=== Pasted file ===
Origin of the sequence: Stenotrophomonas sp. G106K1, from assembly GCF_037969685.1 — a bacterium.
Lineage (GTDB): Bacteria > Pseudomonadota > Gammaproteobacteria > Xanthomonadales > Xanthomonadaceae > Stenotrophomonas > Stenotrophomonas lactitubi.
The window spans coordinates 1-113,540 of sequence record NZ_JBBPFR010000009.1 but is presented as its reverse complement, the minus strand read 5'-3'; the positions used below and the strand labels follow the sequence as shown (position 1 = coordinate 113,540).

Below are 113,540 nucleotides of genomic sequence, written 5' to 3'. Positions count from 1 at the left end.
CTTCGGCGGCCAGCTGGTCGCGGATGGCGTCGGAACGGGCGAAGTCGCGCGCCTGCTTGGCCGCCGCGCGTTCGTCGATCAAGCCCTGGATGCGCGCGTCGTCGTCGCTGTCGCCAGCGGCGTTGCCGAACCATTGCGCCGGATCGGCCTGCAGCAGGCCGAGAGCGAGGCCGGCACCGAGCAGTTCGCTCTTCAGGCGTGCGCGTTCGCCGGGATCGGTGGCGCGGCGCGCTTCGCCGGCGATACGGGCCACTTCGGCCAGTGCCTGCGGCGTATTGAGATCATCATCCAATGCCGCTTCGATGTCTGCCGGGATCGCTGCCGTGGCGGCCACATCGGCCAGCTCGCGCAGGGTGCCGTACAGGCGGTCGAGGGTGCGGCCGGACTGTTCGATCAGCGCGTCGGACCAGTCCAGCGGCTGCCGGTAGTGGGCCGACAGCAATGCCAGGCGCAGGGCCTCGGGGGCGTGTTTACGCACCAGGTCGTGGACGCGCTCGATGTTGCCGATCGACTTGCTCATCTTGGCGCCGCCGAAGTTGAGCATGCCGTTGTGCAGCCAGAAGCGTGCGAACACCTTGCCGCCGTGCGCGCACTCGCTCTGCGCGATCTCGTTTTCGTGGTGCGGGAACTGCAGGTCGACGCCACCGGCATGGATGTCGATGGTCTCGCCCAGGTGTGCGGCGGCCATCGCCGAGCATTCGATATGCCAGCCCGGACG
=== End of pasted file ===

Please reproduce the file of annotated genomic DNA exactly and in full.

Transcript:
Origin of the sequence: Stenotrophomonas sp. G106K1, from assembly GCF_037969685.1 — a bacterium.
Lineage (GTDB): Bacteria > Pseudomonadota > Gammaproteobacteria > Xanthomonadales > Xanthomonadaceae > Stenotrophomonas > Stenotrophomonas lactitubi.
The window spans coordinates 1-113,540 of sequence record NZ_JBBPFR010000009.1 but is presented as its reverse complement, the minus strand read 5'-3'; the positions used below and the strand labels follow the sequence as shown (position 1 = coordinate 113,540).

Below are 113,540 nucleotides of genomic sequence, written 5' to 3'. Positions count from 1 at the left end.
CTTCGGCGGCCAGCTGGTCGCGGATGGCGTCGGAACGGGCGAAGTCGCGCGCCTGCTTGGCCGCCGCGCGTTCGTCGATCAAGCCCTGGATGCGCGCGTCGTCGTCGCTGTCGCCAGCGGCGTTGCCGAACCATTGCGCCGGATCGGCCTGCAGCAGGCCGAGAGCGAGGCCGGCACCGAGCAGTTCGCTCTTCAGGCGTGCGCGTTCGCCGGGATCGGTGGCGCGGCGCGCTTCGCCGGCGATACGGGCCACTTCGGCCAGTGCCTGCGGCGTATTGAGATCATCATCCAATGCCGCTTCGATGTCTGCCGGGATCGCTGCCGTGGCGGCCACATCGGCCAGCTCGCGCAGGGTGCCGTACAGGCGGTCGAGGGTGCGGCCGGACTGTTCGATCAGCGCGTCGGACCAGTCCAGCGGCTGCCGGTAGTGGGCCGACAGCAATGCCAGGCGCAGGGCCTCGGGGGCGTGTTTACGCACCAGGTCGTGGACGCGCTCGATGTTGCCGATCGACTTGCTCATCTTGGCGCCGCCGAAGTTGAGCATGCCGTTGTGCAGCCAGAAGCGTGCGAACACCTTGCCGCCGTGCGCGCACTCGCTCTGCGCGATCTCGTTTTCGTGGTGCGGGAACTGCAGGTCGACGCCACCGGCATGGATGTCGATGGTCTCGCCCAGGTGTGCGGCGGCCATCGCCGAGCATTCGATATGCCAGCCCGGACG